Uncomplicated cystitis (commonly known as a urinary tract infection [UTI]) is very prevalent in women, but it does effect men, too. Nearly 11% of U.S. women report at least one UTI annually and half of them will experience an additional episode within the first year after initial infection, significantly impacting quality of life and health-care resources.
Recurrent UTIs (rUTI) are defined as having at least three infections per year or two in the past 6 months. Oftentimes, most UTIs are caused by the pathogen Escherichia coli (E. coli) followed by Proteus, Klebsiella, Eneterocci, Streptococce, and Pseudomonas aeruginosa. Antibiotics are considered the first line of therapy for UTI treatment with conventional medicine. However, UTIs are becoming increasingly resistant to antibiotics, and therefore, adjuncts are needed for UTI prophylaxis.
According to a recent scope of literature review published in the journal Antibiotics, D-mannose is a well-tolerated, safe, and effective option for recurrent urinary tract infections in women. D-mannose is an inert monosaccharide that is approximately 100 times less abundant in human serum than glucose. It is a simple sugar that is metabolized and excreted in urine that inhibits bacterial adhesion to the urothelium. More specifically, D-mannose plays a competitive inhibitor role against the adhesion of several uropathogens to urothelial cell receptors by binding and blocking FimH adhesins on the tip of type 1 bacterial fimbriae. According to researchers, “D-mannose represents a promising nonantibiotic prevention strategy.” It has also been shown to be an effective intervention against inflammatory conditions through its ability to suppress macrophage interleukin-1β production and expression.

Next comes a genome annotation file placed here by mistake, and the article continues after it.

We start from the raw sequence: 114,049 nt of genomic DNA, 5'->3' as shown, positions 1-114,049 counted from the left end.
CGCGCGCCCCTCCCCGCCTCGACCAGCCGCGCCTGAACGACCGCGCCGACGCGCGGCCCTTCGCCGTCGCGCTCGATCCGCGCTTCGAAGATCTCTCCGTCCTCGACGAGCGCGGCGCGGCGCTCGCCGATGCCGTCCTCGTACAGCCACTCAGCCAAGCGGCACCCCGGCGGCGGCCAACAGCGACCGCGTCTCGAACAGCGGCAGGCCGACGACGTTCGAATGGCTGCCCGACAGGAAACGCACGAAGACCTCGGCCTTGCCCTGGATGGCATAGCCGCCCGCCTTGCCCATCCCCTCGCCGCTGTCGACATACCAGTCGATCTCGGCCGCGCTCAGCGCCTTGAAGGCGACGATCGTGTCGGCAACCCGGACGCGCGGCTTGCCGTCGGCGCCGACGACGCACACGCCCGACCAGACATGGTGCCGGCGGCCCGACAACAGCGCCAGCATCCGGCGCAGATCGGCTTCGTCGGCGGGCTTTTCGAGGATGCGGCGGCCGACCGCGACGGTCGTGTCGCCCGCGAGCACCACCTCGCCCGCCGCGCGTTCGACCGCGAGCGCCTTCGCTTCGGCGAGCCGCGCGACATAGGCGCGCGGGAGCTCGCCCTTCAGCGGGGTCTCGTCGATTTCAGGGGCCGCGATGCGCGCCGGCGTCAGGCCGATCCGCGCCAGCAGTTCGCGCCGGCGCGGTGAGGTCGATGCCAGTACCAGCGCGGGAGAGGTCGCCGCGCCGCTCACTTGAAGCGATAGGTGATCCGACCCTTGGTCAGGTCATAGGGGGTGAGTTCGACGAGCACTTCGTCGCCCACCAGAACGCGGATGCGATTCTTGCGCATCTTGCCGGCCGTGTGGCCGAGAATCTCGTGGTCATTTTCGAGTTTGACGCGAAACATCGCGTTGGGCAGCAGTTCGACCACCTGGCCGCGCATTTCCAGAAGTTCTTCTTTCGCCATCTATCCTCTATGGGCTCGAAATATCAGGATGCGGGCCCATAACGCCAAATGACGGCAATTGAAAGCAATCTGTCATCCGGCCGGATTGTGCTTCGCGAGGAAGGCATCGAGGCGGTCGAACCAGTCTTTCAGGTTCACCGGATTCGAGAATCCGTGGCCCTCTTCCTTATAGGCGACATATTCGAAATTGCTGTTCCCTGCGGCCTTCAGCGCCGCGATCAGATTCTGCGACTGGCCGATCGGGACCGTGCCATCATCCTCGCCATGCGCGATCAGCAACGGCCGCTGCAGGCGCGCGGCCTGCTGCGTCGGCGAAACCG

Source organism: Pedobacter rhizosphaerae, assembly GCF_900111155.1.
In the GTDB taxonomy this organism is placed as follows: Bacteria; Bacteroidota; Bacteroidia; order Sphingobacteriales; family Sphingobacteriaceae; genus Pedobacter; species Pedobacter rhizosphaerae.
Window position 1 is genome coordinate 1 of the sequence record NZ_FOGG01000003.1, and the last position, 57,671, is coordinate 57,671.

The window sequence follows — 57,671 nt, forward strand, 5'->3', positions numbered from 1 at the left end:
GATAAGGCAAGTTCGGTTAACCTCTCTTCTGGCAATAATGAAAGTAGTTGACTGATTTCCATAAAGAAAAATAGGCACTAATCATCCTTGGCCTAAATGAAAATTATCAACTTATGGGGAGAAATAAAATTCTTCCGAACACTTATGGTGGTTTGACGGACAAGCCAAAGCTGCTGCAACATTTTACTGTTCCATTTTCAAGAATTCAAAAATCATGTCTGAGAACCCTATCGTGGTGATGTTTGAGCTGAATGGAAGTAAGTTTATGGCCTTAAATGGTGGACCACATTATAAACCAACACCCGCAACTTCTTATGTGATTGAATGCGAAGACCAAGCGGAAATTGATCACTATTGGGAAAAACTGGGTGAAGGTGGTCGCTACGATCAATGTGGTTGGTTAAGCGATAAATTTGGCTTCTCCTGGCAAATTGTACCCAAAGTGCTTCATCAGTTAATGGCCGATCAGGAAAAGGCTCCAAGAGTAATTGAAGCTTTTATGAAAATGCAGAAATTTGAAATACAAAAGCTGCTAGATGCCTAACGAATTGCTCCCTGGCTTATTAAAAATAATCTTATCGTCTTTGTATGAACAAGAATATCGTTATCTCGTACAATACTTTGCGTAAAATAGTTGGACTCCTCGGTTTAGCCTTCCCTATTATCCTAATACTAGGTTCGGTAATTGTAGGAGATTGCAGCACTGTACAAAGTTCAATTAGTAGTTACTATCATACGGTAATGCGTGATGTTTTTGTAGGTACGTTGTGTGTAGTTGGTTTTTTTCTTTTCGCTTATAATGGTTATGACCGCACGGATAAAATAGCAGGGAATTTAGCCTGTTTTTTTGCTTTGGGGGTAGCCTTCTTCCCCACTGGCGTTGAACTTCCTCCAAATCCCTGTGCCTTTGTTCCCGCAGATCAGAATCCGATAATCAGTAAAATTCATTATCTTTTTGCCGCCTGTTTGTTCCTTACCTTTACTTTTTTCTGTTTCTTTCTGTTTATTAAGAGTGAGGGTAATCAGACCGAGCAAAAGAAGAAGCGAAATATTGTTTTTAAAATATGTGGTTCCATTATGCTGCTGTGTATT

The researchers critically analyzed 13 human clinical studies regarding the efficacy and safety of D-mannose in the management of recurrent UTIs versus a placebo or other drugs or dietary supplements. Most of the studies included in this review showed that D-mannose plays a significant role in the prevention of recurrent UTIs and can be used as an adjunct to antibiotic treatment in some cases. Very few adverse events were reported; only 8% of participants who received 2 grams of D-mannose for 6 months experienced diarrhea. Researchers concluded, “D-mannose alone or in combination with several dietary supplements [including Lactobacillus probiotics] ... is safe and effective in the non-antimicrobial prophylaxis of recurrent UTIs in women.” Further well-designed studies are needed to definitively determine the optimal dose, frequency, and duration of treatment.
Rapid and reliable enzymatic assays have been developed to readily detect urinary D-mannose. These sensitive assays may help assess susceptibility to UTIs and direct mannose therapy considering the scientific literature suggests that D-mannose ingestion and increased urinary D-mannose levels reduce UTI frequency. For patients who experience frequent or recurrent UTIs, supplemental D-mannose, in addition to probiotics, may help support a healthy microbial balance within the urinary tract and may help prevent recurrence.
By Caitlin H. Higgins, MS, CNS, LDN